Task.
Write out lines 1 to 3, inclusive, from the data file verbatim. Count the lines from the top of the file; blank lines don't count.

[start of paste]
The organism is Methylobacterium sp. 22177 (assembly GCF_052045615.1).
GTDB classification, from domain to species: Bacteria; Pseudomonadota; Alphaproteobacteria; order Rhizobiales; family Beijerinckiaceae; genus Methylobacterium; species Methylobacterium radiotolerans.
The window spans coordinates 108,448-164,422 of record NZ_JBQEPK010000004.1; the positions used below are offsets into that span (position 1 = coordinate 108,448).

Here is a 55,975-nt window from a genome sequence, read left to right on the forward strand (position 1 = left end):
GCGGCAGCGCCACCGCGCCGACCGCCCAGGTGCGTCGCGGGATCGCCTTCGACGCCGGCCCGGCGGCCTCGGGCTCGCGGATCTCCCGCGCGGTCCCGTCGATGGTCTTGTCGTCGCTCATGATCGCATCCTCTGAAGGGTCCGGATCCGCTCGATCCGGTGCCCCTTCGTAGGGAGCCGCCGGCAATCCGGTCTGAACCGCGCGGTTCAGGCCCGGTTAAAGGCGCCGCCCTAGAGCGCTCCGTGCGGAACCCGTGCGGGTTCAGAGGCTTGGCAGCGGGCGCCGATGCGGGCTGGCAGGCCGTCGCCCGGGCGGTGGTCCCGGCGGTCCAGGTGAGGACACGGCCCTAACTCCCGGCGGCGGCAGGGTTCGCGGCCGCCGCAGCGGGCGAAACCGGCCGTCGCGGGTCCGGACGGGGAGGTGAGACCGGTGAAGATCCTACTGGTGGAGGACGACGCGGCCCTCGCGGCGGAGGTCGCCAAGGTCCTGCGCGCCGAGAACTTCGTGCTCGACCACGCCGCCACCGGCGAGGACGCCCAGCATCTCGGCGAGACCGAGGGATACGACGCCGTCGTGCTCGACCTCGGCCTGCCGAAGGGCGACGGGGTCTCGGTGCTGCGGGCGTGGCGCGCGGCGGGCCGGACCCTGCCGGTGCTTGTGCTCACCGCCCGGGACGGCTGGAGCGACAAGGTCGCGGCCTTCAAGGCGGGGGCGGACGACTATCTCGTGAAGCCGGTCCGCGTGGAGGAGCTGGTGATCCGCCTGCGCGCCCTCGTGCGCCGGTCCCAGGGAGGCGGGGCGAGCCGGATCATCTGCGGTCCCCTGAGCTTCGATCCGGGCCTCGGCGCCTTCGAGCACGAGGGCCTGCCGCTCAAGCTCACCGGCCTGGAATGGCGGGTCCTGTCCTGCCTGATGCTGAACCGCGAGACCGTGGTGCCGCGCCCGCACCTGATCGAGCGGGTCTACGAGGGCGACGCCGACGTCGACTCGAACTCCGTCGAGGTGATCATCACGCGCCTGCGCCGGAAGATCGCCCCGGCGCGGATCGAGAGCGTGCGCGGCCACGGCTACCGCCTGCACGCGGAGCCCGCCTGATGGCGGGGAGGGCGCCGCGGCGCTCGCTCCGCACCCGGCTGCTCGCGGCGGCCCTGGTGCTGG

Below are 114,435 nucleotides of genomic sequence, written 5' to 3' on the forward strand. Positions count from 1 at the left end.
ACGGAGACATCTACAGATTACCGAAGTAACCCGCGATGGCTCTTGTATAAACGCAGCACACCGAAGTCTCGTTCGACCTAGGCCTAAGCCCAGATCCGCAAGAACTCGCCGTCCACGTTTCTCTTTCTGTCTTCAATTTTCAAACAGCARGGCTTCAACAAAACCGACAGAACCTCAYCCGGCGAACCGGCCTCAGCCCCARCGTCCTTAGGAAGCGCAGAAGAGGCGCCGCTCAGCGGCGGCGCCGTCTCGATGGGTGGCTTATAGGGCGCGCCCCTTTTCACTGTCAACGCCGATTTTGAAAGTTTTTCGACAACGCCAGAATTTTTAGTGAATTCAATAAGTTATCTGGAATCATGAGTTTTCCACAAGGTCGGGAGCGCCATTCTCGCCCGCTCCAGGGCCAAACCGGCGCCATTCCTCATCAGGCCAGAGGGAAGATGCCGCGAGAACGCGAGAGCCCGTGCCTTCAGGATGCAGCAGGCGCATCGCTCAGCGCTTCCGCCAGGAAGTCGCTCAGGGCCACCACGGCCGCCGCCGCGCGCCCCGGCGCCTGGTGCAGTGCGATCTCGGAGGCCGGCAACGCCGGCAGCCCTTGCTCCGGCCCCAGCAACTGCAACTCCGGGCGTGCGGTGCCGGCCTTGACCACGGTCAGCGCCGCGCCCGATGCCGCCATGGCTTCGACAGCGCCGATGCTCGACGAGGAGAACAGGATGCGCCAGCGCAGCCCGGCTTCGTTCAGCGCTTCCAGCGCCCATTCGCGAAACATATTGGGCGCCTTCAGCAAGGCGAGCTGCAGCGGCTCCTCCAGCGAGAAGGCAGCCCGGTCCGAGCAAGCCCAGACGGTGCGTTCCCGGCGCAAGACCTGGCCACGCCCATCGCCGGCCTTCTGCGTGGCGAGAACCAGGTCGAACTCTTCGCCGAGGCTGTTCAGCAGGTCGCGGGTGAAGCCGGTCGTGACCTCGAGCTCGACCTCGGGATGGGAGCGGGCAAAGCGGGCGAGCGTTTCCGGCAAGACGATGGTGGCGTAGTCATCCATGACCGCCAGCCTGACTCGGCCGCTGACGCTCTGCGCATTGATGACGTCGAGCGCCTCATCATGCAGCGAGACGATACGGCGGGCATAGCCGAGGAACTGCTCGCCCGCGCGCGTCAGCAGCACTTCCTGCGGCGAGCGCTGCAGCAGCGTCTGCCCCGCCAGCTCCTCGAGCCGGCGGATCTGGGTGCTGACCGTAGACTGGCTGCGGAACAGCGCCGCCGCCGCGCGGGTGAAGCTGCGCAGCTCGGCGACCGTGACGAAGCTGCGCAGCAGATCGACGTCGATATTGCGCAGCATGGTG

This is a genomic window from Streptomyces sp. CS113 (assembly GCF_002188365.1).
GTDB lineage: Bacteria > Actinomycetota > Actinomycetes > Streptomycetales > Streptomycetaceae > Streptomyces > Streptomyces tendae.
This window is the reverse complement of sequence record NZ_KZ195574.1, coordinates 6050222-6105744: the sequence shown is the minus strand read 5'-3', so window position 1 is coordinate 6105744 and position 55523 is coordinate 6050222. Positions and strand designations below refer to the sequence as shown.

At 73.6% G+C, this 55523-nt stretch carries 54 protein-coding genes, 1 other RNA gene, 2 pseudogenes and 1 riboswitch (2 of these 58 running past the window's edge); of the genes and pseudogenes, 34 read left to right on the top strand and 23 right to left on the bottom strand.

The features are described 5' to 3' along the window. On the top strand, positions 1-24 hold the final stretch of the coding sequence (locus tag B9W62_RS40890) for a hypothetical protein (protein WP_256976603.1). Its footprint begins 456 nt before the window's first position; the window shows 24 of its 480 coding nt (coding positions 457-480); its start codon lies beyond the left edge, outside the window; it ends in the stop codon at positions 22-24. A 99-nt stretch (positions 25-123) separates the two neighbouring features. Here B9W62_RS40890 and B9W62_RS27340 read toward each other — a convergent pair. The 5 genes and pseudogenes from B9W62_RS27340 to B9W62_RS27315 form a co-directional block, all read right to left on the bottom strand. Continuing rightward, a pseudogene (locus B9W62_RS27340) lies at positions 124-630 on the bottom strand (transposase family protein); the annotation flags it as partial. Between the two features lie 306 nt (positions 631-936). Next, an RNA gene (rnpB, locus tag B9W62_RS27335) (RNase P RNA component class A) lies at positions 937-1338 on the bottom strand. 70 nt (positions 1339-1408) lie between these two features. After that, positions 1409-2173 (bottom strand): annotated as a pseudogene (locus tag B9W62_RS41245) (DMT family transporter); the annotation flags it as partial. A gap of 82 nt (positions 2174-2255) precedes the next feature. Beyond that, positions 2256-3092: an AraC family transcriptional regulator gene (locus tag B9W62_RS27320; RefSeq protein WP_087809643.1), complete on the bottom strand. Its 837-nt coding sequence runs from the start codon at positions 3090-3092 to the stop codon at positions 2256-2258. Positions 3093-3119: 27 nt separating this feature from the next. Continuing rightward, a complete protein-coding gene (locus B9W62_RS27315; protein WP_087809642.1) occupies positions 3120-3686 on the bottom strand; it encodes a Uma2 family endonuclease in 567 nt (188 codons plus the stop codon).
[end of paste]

The organism is Methylobacterium sp. 22177 (assembly GCF_052045615.1).
GTDB classification, from domain to species: Bacteria; Pseudomonadota; Alphaproteobacteria; order Rhizobiales; family Beijerinckiaceae; genus Methylobacterium; species Methylobacterium radiotolerans.
The window spans coordinates 108,448-164,422 of record NZ_JBQEPK010000004.1; the positions used below are offsets into that span (position 1 = coordinate 108,448).